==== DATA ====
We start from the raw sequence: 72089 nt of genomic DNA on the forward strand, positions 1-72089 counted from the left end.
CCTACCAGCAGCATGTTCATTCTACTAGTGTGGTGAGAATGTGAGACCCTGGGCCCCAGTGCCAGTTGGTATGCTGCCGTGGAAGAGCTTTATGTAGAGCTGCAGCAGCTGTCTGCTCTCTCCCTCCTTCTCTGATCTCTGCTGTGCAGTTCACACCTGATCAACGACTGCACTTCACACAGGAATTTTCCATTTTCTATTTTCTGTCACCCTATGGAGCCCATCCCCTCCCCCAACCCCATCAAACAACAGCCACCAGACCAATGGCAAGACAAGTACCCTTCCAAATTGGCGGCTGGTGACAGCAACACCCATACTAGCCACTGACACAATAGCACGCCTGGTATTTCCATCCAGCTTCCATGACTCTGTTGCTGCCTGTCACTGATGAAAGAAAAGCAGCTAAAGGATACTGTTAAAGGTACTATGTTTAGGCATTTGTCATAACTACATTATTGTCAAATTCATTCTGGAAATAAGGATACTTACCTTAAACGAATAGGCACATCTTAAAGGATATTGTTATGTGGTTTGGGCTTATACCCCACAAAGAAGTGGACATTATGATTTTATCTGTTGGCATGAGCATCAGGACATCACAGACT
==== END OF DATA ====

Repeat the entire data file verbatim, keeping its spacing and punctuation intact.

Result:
We start from the raw sequence: 72089 nt of genomic DNA on the forward strand, positions 1-72089 counted from the left end.
CCTACCAGCAGCATGTTCATTCTACTAGTGTGGTGAGAATGTGAGACCCTGGGCCCCAGTGCCAGTTGGTATGCTGCCGTGGAAGAGCTTTATGTAGAGCTGCAGCAGCTGTCTGCTCTCTCCCTCCTTCTCTGATCTCTGCTGTGCAGTTCACACCTGATCAACGACTGCACTTCACACAGGAATTTTCCATTTTCTATTTTCTGTCACCCTATGGAGCCCATCCCCTCCCCCAACCCCATCAAACAACAGCCACCAGACCAATGGCAAGACAAGTACCCTTCCAAATTGGCGGCTGGTGACAGCAACACCCATACTAGCCACTGACACAATAGCACGCCTGGTATTTCCATCCAGCTTCCATGACTCTGTTGCTGCCTGTCACTGATGAAAGAAAAGCAGCTAAAGGATACTGTTAAAGGTACTATGTTTAGGCATTTGTCATAACTACATTATTGTCAAATTCATTCTGGAAATAAGGATACTTACCTTAAACGAATAGGCACATCTTAAAGGATATTGTTATGTGGTTTGGGCTTATACCCCACAAAGAAGTGGACATTATGATTTTATCTGTTGGCATGAGCATCAGGACATCACAGACT